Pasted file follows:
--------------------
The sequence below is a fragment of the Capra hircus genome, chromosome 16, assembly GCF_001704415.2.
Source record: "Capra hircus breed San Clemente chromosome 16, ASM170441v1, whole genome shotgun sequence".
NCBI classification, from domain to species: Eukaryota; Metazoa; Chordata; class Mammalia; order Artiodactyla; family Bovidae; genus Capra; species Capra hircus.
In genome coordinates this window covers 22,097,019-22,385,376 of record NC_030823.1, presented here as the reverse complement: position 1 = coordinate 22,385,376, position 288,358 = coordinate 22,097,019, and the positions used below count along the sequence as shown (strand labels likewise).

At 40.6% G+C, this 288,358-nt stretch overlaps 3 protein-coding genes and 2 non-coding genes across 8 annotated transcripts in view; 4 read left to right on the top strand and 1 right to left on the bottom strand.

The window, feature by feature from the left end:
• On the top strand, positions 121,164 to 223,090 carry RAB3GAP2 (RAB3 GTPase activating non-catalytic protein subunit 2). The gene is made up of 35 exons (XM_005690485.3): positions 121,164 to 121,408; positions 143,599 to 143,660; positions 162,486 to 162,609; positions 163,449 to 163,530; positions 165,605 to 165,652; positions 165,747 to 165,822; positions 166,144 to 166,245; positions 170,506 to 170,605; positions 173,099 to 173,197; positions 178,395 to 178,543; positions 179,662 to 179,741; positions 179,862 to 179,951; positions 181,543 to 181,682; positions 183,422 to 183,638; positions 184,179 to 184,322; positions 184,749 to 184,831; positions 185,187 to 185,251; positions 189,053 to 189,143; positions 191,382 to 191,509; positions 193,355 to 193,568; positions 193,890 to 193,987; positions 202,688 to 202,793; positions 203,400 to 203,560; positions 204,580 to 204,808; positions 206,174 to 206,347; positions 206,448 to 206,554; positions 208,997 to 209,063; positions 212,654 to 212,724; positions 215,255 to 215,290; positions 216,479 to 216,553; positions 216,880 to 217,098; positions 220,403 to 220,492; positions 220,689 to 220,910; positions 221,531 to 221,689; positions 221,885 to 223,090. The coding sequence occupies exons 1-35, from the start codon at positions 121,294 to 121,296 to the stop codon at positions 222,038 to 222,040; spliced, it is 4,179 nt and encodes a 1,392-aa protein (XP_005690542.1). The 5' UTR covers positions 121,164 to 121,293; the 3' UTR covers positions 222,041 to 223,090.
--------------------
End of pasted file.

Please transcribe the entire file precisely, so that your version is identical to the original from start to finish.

The sequence below is a fragment of the Capra hircus genome, chromosome 16, assembly GCF_001704415.2.
Source record: "Capra hircus breed San Clemente chromosome 16, ASM170441v1, whole genome shotgun sequence".
NCBI classification, from domain to species: Eukaryota; Metazoa; Chordata; class Mammalia; order Artiodactyla; family Bovidae; genus Capra; species Capra hircus.
In genome coordinates this window covers 22,097,019-22,385,376 of record NC_030823.1, presented here as the reverse complement: position 1 = coordinate 22,385,376, position 288,358 = coordinate 22,097,019, and the positions used below count along the sequence as shown (strand labels likewise).

At 40.6% G+C, this 288,358-nt stretch overlaps 3 protein-coding genes and 2 non-coding genes across 8 annotated transcripts in view; 4 read left to right on the top strand and 1 right to left on the bottom strand.

The window, feature by feature from the left end:
• On the top strand, positions 121,164 to 223,090 carry RAB3GAP2 (RAB3 GTPase activating non-catalytic protein subunit 2). The gene is made up of 35 exons (XM_005690485.3): positions 121,164 to 121,408; positions 143,599 to 143,660; positions 162,486 to 162,609; positions 163,449 to 163,530; positions 165,605 to 165,652; positions 165,747 to 165,822; positions 166,144 to 166,245; positions 170,506 to 170,605; positions 173,099 to 173,197; positions 178,395 to 178,543; positions 179,662 to 179,741; positions 179,862 to 179,951; positions 181,543 to 181,682; positions 183,422 to 183,638; positions 184,179 to 184,322; positions 184,749 to 184,831; positions 185,187 to 185,251; positions 189,053 to 189,143; positions 191,382 to 191,509; positions 193,355 to 193,568; positions 193,890 to 193,987; positions 202,688 to 202,793; positions 203,400 to 203,560; positions 204,580 to 204,808; positions 206,174 to 206,347; positions 206,448 to 206,554; positions 208,997 to 209,063; positions 212,654 to 212,724; positions 215,255 to 215,290; positions 216,479 to 216,553; positions 216,880 to 217,098; positions 220,403 to 220,492; positions 220,689 to 220,910; positions 221,531 to 221,689; positions 221,885 to 223,090. The coding sequence occupies exons 1-35, from the start codon at positions 121,294 to 121,296 to the stop codon at positions 222,038 to 222,040; spliced, it is 4,179 nt and encodes a 1,392-aa protein (XP_005690542.1). The 5' UTR covers positions 121,164 to 121,293; the 3' UTR covers positions 222,041 to 223,090.